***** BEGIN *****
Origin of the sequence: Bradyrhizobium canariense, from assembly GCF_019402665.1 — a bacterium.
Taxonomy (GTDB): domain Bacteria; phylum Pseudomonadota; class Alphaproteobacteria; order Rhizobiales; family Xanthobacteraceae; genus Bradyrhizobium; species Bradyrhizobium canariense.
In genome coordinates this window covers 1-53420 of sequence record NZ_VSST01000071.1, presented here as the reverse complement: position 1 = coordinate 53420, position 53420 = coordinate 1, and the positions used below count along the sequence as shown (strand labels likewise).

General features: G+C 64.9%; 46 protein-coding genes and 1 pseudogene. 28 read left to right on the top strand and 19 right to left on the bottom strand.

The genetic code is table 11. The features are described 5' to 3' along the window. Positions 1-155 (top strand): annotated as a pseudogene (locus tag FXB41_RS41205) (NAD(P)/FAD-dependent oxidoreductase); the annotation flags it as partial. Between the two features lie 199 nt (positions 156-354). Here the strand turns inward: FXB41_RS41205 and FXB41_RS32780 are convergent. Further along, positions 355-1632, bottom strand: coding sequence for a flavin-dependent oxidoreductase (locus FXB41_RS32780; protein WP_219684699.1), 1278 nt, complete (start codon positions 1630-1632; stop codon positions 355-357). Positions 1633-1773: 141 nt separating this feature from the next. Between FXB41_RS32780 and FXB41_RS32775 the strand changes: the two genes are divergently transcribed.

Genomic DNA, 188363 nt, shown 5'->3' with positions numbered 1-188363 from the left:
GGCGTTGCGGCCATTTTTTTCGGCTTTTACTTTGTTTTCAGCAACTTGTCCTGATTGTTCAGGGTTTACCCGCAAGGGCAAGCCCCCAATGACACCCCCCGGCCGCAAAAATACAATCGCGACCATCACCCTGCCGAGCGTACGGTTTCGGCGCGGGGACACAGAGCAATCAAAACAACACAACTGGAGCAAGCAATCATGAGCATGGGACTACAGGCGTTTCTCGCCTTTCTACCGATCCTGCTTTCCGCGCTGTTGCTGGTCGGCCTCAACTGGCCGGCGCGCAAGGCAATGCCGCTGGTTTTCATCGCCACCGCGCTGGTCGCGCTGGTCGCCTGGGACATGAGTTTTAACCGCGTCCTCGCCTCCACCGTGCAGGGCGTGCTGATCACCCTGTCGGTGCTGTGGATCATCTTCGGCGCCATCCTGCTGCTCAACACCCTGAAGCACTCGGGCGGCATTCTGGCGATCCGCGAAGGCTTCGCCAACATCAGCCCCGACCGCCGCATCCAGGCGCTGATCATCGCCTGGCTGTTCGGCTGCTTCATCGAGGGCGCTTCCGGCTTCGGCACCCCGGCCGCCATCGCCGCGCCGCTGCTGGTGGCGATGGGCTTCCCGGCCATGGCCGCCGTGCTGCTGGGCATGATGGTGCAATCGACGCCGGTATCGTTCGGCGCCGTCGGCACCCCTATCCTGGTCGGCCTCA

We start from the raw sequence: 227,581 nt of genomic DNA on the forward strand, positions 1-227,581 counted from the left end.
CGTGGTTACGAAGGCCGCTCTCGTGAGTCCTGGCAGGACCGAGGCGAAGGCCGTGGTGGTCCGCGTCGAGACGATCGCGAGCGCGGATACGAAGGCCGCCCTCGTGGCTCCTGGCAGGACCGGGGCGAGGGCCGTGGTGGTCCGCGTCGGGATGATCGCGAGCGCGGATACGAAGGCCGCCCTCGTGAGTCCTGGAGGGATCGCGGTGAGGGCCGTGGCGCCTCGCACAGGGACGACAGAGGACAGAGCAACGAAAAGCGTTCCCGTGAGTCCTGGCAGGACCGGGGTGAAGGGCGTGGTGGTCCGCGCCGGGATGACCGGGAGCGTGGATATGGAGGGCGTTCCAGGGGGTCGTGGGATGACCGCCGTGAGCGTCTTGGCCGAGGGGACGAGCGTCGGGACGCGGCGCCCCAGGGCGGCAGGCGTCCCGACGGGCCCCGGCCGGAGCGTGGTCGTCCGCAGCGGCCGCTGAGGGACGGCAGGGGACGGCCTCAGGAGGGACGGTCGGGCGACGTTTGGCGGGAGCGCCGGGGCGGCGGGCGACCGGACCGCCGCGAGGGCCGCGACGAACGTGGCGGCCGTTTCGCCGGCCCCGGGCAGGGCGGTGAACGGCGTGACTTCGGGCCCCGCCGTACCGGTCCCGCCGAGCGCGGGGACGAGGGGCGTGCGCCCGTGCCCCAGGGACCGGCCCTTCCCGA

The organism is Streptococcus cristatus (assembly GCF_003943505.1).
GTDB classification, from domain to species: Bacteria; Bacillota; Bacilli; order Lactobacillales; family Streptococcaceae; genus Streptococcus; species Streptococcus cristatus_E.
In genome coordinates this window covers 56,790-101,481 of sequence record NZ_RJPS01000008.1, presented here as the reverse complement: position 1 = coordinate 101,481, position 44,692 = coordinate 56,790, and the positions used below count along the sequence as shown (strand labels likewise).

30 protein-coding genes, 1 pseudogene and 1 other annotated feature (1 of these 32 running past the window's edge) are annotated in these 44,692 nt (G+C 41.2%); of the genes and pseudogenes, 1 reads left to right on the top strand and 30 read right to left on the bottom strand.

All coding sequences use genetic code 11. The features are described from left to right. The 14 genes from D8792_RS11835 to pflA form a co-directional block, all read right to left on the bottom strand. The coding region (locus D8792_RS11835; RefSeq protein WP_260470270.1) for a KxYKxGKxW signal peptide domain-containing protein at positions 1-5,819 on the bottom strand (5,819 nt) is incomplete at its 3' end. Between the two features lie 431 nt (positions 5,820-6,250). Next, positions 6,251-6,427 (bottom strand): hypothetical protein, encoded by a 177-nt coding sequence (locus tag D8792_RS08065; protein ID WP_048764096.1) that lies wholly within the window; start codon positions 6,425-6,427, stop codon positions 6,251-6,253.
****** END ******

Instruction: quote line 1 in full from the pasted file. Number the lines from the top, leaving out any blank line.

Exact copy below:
Origin of the sequence: Bradyrhizobium canariense, from assembly GCF_019402665.1 — a bacterium.